From my own discussions with some involved, it is clear that Fantino was brought in with support from higher up in the party. Moreover, the process involved under-handed actions that contradicted some of the ideological principles held by others that had been active for much longer in the riding association. It seems Fantino's supporters resorted to similar kinds of dirty tricks that implicated the party in an election fraud scandal elsewhere in the province.  

It would hardly be controversial for one to accuse the Conservatives of being bullies. 

If Fantino is actually guilty of breaking laws, however, can we really trust that he will be fairly investigated, given the close relationship he has built with law enforcement at all levels of government?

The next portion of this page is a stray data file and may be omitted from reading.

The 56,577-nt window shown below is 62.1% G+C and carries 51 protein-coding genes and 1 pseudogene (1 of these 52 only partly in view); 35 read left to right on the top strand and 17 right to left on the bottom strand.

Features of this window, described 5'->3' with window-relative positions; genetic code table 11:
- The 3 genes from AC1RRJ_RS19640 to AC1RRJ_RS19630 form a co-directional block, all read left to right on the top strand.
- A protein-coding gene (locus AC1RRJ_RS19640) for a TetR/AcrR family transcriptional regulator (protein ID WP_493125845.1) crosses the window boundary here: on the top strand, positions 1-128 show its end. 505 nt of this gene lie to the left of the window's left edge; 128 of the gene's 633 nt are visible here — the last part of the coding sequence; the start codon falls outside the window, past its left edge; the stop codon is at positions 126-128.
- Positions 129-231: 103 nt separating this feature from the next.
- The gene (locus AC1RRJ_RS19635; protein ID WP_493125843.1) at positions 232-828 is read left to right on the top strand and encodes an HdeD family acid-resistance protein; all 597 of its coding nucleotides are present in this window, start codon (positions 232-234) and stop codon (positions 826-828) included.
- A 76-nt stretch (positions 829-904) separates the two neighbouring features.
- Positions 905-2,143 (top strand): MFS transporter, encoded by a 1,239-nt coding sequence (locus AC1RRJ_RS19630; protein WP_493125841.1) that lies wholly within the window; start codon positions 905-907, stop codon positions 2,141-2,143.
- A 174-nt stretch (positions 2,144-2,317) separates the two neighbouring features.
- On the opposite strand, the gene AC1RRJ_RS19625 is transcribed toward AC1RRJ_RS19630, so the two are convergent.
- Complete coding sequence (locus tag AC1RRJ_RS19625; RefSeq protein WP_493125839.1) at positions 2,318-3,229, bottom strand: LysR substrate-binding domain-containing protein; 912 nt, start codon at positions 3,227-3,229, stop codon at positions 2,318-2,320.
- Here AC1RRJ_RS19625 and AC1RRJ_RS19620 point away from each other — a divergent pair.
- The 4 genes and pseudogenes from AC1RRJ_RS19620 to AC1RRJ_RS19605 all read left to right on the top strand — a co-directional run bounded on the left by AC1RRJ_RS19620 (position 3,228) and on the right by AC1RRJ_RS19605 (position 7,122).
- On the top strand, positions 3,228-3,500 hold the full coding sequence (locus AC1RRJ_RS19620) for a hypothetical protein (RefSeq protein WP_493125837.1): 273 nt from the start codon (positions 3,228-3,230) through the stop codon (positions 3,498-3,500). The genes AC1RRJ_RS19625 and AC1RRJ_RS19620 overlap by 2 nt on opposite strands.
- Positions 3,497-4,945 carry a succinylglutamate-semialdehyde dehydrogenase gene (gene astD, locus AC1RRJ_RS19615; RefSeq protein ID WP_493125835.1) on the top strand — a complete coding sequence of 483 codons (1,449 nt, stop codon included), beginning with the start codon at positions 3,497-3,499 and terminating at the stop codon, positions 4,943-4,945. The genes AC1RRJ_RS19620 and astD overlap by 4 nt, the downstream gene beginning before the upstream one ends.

Over the past decade CIDA has faced criticism of its close involvement in the war in Afghanistan - which is currently the largest recipient of CIDA aid. More recently, it has come under fire for tying funding to Corporate Social Responsibility initiatives, lacking transparency in management, and straying from commitments

With Fantino at the helm it would seem the government intends to continue to align the organisation with military operations in the aid of mining interests. Fantino's first job under Harper was military procurement that led to a debacle of a jet fighter deal, was shown to be numerous times the initially reported sum. Their imperialist enthusiasm took on extreme idealist proportions. The Prime Minister even referred to the purchase as part of a "crusade". As Afghanistan makes clear, this was not the first time ideological pretentions have outstripped Canadian material capacities

Yet the puppets have their masters and it is clear that Harper's inner circle is being pressed by the defence industry itself. One government-appointed advisory panel, led by Tom Jenkins, chairman of a major software firm, declared